JUST as the University of California prepares to announce its first group of fully online courses for its undergraduates, the California State University announced this week that it, too, will begin to expand its computer based options for its 412,000 students.It already offers degrees in 63 disciplines entirely online most of them in master's degree programs.
For years now, especially early adopters have been calling what's sometimes known as distance learning the future of education. And certainly, in some as yet unknown way, it is or a big part of it.The situation is mainly technology-driven. Fifteen years ago, when the Web was younger and broadband access far more limited, it would have been extremely hard logistically to have anything like a real classroom experience online.Now, with high-speed Internet access commonplace, with laptops and smart phones and iPads, with users more at ease with the kinds of video images
we see on Skype, it's not just early adopters who are comfortable with the idea.Just as companies and organizations that formerly sent a lot of staff members to meetings have begun to see the cost- and time-saving abilities of video conferencing, so educators are right to explore all the online possi-bilities.And yet educators are also right to be skeptical. There is simply no replacing or overestimating the importance of traditional social interaction on a college campus. By no means should cyber-ed ever fully replace college or graduate-school education.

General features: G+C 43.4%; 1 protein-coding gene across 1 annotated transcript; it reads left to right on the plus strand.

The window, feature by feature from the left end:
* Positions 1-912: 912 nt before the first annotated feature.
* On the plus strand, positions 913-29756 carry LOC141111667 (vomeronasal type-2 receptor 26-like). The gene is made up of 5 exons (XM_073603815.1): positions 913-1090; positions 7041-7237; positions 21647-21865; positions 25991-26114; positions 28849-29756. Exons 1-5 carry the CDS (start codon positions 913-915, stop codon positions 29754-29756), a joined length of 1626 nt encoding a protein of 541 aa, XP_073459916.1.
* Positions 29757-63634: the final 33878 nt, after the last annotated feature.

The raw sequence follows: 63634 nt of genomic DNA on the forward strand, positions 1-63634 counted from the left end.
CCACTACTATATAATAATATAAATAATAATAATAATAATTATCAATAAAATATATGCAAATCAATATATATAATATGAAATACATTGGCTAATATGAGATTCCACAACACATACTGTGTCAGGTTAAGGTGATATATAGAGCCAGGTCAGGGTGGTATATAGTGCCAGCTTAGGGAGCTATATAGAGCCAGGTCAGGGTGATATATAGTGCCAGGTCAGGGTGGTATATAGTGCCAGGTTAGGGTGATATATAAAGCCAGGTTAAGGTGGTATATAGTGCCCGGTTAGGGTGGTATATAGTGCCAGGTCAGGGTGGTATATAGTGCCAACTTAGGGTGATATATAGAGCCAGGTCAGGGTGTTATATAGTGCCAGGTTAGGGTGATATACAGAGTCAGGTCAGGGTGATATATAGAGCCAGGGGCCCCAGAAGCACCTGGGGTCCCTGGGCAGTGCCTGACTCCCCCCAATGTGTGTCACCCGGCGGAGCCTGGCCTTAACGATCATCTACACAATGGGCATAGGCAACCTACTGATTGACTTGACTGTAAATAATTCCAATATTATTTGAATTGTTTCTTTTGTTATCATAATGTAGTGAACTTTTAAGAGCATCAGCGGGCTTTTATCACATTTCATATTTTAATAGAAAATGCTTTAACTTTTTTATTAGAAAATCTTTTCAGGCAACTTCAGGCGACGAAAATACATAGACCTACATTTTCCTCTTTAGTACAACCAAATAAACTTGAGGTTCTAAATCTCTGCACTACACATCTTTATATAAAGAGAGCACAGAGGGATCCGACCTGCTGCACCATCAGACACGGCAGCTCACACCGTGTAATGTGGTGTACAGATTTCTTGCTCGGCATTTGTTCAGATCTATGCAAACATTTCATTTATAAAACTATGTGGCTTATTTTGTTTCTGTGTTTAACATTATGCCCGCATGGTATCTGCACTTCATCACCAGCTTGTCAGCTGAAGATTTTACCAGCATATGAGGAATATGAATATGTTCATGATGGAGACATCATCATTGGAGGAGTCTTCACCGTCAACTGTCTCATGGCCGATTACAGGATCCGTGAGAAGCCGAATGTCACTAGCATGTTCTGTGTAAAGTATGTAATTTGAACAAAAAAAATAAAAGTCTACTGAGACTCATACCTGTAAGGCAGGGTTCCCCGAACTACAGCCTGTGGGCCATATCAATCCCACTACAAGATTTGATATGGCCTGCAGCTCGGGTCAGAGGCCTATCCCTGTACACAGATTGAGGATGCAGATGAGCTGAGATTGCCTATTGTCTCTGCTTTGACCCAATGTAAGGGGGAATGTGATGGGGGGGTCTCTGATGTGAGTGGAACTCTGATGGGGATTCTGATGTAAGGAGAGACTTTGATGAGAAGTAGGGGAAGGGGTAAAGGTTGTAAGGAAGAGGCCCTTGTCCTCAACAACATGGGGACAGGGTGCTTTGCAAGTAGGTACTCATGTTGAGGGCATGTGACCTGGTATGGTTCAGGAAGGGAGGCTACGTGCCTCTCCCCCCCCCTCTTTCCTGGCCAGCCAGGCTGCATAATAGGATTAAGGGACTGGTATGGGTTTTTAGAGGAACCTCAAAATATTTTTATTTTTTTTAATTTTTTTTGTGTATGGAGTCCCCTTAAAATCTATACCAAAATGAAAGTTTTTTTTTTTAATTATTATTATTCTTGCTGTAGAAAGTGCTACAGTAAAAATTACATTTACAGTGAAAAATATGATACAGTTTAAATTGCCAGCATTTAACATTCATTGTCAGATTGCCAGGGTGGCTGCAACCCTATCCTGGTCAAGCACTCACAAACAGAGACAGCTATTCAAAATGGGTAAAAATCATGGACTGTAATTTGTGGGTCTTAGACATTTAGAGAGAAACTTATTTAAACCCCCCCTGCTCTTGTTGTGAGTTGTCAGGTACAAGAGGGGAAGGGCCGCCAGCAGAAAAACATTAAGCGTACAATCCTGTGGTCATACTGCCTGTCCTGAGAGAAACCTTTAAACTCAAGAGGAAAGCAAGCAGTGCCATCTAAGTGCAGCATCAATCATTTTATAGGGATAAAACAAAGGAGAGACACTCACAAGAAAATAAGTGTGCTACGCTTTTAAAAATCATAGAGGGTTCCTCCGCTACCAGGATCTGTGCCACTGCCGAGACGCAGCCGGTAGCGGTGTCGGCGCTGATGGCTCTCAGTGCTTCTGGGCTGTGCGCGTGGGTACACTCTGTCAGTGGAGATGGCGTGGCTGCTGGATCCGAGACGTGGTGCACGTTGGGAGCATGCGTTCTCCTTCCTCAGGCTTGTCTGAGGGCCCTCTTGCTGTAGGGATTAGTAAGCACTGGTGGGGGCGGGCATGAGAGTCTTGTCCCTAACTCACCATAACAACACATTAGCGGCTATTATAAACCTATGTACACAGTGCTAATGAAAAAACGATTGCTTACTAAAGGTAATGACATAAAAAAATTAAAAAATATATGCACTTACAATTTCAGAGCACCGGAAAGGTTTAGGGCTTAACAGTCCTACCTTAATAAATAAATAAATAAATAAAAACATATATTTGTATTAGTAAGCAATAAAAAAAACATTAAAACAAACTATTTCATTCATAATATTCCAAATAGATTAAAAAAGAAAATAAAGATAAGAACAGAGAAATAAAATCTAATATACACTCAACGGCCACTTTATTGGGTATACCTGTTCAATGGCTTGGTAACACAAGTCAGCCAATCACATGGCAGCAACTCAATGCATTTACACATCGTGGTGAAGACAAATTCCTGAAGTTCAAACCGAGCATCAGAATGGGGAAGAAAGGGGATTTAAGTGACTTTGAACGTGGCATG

And professors have very specific fears. San Francisco Chronicle education writer Nanette Asimov reported this week on a war of words between a Cal State Long Beach prof and CSU Vice Chancellor Ben Quillian.Teri Yamada, an Asian Studies professor at CSU Long Beach, wanted to get involved in the process early on.Too early, they were told.I respectfully ask for your patience,Quillian said.I deeply understand the importance of patience,Yamada replied. Unfortunately, I believe that our concern is more the issue of trust.Cheating is one concern of professors. So is what they call the Walmartization of CSU, citing concerns that some classes would be purchased off the shelf in pre-packaged form, as some community colleges are doing.
At the UCs, the administration has guaranteed faculty that won't happen. Even so, UC Berkeley profs showed their skepticism about online education earlier this year when very few of them even bothered to submit proposals for online courses even though they were eligible for grants in the tens of thousands of dollars if they did so.Twenty-six UC courses were originally expected to be available this coming January. Instead, six will debut.Change is rough. Academia is as hidebound in its resistance to change as other organizations or more so. Online learning is definitely part of the mix for oureducational future. But we have to keep the humans in the humanities. And the sciences. And everything else. A mixture of online lectures and seminars with all hands on deck sounds to us like the best mix for higher education in the online age.